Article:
A few years ago, I visited the Mauritshuis Museum in Den Haag, Netherlands, where I learned about the famous Vermeer painting Girl With a Pearl Earring. With the painting before me, an app guided me through its history, stories of the painter, and offered comparative works to explore right on my phone. This is just one example of how the internet of things can assist with learning. The Internet of Things refers to the idea that everything becomes a node on a network. It is focused on the use of smart sensing for pervasive connectivity and ubiquitous computing (University of Wisconsin-Madison).
While estimates vary, it is expected that the expectation of internet connectivity for many everyday devices will begin to impact education within 4-5 years. Although opinions vary on the speed of roll out, many observers note the rapid development of sensor, miniaturization, mobile and wearable technology as key drivers. Business Insider predicts that “there will be 34 billion devices connected to the internet by 2020, up from 10 billion in 2015. IoT devices will account for 24 billion, while traditional computing devices (e.g. smartphones, tablets, smartwatches, etc.) will comprise 10 billion (Greenough and Camhi, 2016). “These developments emerge from outside the education sector, and to the extent they have implications for everyday life, work, consumption, decisionmaking and service provision, they will also impact the education sector. Specifically, the Internet of Things intersects with personalized learning and adaptive technologies by creating new opportunities for real-time data to impact learning. It may also impact blended learning, since connectivity creates “Hypersituational” (Educause) learning environments such as augmented reality.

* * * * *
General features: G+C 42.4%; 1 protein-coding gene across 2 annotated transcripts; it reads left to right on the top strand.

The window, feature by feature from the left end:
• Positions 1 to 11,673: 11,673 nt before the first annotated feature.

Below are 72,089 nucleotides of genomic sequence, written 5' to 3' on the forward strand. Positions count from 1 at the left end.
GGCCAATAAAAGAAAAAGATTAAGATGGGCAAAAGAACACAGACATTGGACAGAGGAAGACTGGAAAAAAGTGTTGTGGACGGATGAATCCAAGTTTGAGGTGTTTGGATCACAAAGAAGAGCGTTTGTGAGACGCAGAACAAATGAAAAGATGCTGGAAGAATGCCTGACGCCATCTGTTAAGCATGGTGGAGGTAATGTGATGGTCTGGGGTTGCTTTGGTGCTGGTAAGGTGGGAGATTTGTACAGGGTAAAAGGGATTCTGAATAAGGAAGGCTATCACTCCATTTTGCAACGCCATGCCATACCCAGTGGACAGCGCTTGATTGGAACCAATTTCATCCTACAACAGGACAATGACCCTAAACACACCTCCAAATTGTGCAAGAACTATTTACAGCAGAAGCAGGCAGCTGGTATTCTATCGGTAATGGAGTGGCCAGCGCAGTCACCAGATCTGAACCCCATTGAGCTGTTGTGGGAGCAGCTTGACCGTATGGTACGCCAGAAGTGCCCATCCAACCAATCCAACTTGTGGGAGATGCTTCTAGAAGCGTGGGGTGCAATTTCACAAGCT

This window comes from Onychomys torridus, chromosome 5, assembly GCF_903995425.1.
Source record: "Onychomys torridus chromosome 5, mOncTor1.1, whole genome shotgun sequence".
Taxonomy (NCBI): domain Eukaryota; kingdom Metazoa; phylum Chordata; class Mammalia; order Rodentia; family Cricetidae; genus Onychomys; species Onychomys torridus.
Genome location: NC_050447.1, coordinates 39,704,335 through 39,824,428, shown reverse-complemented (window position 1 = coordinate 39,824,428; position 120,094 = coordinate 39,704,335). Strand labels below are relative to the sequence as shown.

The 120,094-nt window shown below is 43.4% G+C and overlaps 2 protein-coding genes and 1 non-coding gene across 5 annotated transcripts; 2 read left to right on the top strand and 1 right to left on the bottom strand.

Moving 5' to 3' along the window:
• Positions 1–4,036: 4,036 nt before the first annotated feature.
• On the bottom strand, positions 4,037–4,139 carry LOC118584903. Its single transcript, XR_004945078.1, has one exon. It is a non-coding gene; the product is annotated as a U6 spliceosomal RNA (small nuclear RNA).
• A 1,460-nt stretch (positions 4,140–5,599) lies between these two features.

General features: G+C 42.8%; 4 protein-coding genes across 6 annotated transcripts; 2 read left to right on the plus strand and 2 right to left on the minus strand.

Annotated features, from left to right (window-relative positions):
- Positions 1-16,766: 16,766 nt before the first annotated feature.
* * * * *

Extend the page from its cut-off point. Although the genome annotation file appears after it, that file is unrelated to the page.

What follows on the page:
These developments emerge from outside the education sector, and to the extent they have implications for everyday life, work, consumption, decisionmaking and service provision, they will also impact the education sector.Educause
These new blended learning environments allow for wider exploration of the physical and virtual worlds in synchronous and asynchronous formats. For example, students can tour physical spaces with supplementary sound, text, video, or interactive elements (QR codes or Google Glass). Students can create projects that integrate crowd-sourced or networked data from physical systems in real-time. Similarly, redesigned learning spaces may be affected by the IofT because of the integration of physical and virtual worlds that is made possible by interconnectivity. As well, IofT may boost a focus on place-based education by localizing some aspects of the learning experience and making use of the environment in innovative ways. Another area of potential high impact is environmental, economic, and social sustainability, as the IofT has the potential to make every institutional operation more efficient by more closely integrating systems, from building temperatures to classroom scheduling and parking.
The power and appeal of the IofT lies in its flexibility and convenience. For learners, great benefits arise from improved efficiency and responsiveness of systems to real-time demands. On the other hand, hesitations are widespread and may slow the adoption of IofT in the education sector. Chief among these concerns are privacy, security, automation of decision making, and information overload (Pew Research Centre). Networked systems are vulnerable to hacking or infiltration by phishing or scam artists. Personal information is more vulnerable on a network, and algorithms are imperfect sources of analysis for decision making. The ability to collect data on physical and emotional states has severe implications for personal security and privacy. At the same time, if the IofT grows as many predict it will, students will need to acquire new technical and social skills for employability. IofT will require people to manage data, interpret and apply information, make ethical judgements, and effectively share and contextualize information. How might you put the Internet of Things to use in your classroom?
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